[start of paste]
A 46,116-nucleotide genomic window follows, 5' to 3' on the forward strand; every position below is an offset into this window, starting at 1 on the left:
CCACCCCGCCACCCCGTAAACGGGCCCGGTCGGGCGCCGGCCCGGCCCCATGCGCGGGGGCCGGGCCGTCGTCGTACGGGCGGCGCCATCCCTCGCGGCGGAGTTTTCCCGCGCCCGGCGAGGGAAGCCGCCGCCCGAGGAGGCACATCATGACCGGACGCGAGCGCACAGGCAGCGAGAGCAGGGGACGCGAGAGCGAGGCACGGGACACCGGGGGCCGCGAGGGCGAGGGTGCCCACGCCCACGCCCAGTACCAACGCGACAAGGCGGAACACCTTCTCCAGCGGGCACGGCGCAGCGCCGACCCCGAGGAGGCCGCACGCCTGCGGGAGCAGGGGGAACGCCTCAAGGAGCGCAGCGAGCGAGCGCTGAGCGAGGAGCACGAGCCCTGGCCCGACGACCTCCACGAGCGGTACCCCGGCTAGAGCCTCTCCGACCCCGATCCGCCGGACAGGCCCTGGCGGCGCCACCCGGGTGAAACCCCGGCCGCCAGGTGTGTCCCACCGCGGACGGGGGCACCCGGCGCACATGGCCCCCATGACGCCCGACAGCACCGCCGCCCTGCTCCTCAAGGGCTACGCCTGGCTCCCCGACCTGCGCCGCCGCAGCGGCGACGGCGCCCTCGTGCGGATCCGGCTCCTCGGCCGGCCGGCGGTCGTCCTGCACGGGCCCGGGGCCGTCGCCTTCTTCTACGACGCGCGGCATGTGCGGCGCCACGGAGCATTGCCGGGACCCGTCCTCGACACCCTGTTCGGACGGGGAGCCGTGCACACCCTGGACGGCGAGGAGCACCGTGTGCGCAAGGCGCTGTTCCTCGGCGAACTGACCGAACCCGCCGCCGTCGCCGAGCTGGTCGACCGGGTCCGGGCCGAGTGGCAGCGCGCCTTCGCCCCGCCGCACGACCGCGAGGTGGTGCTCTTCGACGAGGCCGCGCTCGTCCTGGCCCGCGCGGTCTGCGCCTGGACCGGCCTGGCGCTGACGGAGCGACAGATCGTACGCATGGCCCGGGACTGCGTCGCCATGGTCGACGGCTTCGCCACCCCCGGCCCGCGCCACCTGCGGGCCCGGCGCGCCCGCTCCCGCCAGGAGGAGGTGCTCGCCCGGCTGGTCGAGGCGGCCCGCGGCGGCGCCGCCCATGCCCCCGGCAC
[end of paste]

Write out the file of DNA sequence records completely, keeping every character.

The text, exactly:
A 46,116-nucleotide genomic window follows, 5' to 3' on the forward strand; every position below is an offset into this window, starting at 1 on the left:
CCACCCCGCCACCCCGTAAACGGGCCCGGTCGGGCGCCGGCCCGGCCCCATGCGCGGGGGCCGGGCCGTCGTCGTACGGGCGGCGCCATCCCTCGCGGCGGAGTTTTCCCGCGCCCGGCGAGGGAAGCCGCCGCCCGAGGAGGCACATCATGACCGGACGCGAGCGCACAGGCAGCGAGAGCAGGGGACGCGAGAGCGAGGCACGGGACACCGGGGGCCGCGAGGGCGAGGGTGCCCACGCCCACGCCCAGTACCAACGCGACAAGGCGGAACACCTTCTCCAGCGGGCACGGCGCAGCGCCGACCCCGAGGAGGCCGCACGCCTGCGGGAGCAGGGGGAACGCCTCAAGGAGCGCAGCGAGCGAGCGCTGAGCGAGGAGCACGAGCCCTGGCCCGACGACCTCCACGAGCGGTACCCCGGCTAGAGCCTCTCCGACCCCGATCCGCCGGACAGGCCCTGGCGGCGCCACCCGGGTGAAACCCCGGCCGCCAGGTGTGTCCCACCGCGGACGGGGGCACCCGGCGCACATGGCCCCCATGACGCCCGACAGCACCGCCGCCCTGCTCCTCAAGGGCTACGCCTGGCTCCCCGACCTGCGCCGCCGCAGCGGCGACGGCGCCCTCGTGCGGATCCGGCTCCTCGGCCGGCCGGCGGTCGTCCTGCACGGGCCCGGGGCCGTCGCCTTCTTCTACGACGCGCGGCATGTGCGGCGCCACGGAGCATTGCCGGGACCCGTCCTCGACACCCTGTTCGGACGGGGAGCCGTGCACACCCTGGACGGCGAGGAGCACCGTGTGCGCAAGGCGCTGTTCCTCGGCGAACTGACCGAACCCGCCGCCGTCGCCGAGCTGGTCGACCGGGTCCGGGCCGAGTGGCAGCGCGCCTTCGCCCCGCCGCACGACCGCGAGGTGGTGCTCTTCGACGAGGCCGCGCTCGTCCTGGCCCGCGCGGTCTGCGCCTGGACCGGCCTGGCGCTGACGGAGCGACAGATCGTACGCATGGCCCGGGACTGCGTCGCCATGGTCGACGGCTTCGCCACCCCCGGCCCGCGCCACCTGCGGGCCCGGCGCGCCCGCTCCCGCCAGGAGGAGGTGCTCGCCCGGCTGGTCGAGGCGGCCCGCGGCGGCGCCGCCCATGCCCCCGGCAC